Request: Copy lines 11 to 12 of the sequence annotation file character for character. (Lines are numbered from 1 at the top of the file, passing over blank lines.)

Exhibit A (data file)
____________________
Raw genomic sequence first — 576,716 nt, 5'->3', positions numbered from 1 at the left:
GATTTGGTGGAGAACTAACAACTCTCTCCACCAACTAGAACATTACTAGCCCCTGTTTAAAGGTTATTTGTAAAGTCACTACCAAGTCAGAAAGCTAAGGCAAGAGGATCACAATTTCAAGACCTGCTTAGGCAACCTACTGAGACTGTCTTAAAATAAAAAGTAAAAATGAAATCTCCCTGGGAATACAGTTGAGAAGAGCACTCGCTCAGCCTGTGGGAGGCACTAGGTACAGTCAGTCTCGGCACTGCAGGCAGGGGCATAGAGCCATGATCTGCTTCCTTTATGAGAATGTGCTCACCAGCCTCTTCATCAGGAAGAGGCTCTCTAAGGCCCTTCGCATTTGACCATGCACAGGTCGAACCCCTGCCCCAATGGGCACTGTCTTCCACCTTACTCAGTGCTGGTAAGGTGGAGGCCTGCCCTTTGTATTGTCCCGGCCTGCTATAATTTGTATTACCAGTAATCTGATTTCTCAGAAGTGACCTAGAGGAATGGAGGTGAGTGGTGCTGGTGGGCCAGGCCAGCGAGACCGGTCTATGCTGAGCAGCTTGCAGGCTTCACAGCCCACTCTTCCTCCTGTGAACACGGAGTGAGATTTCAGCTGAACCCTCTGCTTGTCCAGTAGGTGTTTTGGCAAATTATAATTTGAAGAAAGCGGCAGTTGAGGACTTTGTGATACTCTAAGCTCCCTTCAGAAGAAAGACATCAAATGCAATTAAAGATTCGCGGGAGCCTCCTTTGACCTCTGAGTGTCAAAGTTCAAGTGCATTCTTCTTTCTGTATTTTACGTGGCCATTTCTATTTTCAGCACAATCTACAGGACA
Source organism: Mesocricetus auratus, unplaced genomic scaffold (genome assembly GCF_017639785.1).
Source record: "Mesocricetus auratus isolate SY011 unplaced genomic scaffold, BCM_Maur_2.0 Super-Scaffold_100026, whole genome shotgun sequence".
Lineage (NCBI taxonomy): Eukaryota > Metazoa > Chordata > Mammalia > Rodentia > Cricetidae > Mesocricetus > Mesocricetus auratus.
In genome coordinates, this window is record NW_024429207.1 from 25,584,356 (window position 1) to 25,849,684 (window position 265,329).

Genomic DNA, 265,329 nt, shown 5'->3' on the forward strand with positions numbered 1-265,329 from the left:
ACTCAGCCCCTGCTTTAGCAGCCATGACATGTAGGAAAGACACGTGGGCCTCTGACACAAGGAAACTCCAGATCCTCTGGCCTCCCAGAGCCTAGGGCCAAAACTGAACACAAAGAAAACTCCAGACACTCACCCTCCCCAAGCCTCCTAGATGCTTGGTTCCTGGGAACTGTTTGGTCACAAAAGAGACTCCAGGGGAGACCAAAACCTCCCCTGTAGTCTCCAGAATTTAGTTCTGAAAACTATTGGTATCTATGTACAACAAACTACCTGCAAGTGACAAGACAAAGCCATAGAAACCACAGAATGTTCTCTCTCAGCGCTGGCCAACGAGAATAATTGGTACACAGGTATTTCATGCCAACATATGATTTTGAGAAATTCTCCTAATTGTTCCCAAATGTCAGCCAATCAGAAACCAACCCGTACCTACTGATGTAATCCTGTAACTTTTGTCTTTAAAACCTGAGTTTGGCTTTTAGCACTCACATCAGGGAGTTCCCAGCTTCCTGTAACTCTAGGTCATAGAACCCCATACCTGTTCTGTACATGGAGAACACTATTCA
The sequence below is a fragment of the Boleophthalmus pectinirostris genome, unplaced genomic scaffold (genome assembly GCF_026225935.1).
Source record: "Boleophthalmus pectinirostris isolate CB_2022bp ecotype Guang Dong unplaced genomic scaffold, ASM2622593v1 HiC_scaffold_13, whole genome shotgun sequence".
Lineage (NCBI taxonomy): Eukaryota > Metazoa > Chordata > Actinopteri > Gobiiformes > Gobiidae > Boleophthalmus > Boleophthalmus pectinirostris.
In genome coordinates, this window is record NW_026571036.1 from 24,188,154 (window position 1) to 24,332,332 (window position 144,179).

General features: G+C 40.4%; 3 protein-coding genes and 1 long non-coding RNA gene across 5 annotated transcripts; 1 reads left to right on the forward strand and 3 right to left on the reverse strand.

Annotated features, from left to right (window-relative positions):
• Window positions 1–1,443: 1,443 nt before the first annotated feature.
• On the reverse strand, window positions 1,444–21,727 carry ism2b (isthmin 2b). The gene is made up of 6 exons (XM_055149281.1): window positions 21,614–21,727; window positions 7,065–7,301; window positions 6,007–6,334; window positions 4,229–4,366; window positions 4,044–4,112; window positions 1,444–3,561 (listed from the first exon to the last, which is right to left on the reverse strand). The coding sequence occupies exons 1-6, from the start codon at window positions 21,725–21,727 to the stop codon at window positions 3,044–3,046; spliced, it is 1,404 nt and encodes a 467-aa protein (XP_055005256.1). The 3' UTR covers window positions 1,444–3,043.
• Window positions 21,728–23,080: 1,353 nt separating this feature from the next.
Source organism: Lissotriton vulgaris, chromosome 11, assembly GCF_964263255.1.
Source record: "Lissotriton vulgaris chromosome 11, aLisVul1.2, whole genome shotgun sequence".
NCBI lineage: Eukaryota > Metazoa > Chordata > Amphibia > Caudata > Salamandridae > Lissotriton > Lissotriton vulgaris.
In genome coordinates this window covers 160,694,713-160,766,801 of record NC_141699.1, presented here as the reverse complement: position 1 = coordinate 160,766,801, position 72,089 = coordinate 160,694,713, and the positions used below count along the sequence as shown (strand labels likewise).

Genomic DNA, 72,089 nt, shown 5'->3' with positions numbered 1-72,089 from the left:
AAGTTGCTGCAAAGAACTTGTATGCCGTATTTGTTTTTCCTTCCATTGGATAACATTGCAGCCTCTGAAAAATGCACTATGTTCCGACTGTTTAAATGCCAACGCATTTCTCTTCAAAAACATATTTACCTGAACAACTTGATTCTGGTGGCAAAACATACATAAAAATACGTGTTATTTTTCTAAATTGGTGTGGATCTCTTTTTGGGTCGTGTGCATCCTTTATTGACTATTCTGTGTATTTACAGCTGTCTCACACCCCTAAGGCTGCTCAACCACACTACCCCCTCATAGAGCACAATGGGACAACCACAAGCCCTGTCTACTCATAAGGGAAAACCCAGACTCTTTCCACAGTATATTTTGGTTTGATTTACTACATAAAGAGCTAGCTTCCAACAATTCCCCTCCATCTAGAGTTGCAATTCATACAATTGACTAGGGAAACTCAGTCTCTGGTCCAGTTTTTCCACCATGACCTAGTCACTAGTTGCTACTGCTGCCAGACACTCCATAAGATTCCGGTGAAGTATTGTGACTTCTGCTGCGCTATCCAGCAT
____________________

Lineage (NCBI taxonomy): Eukaryota > Metazoa > Chordata > Actinopteri > Gobiiformes > Gobiidae > Boleophthalmus > Boleophthalmus pectinirostris.
In genome coordinates, this window is record NW_026571036.1 from 24,188,154 (window position 1) to 24,332,332 (window position 144,179).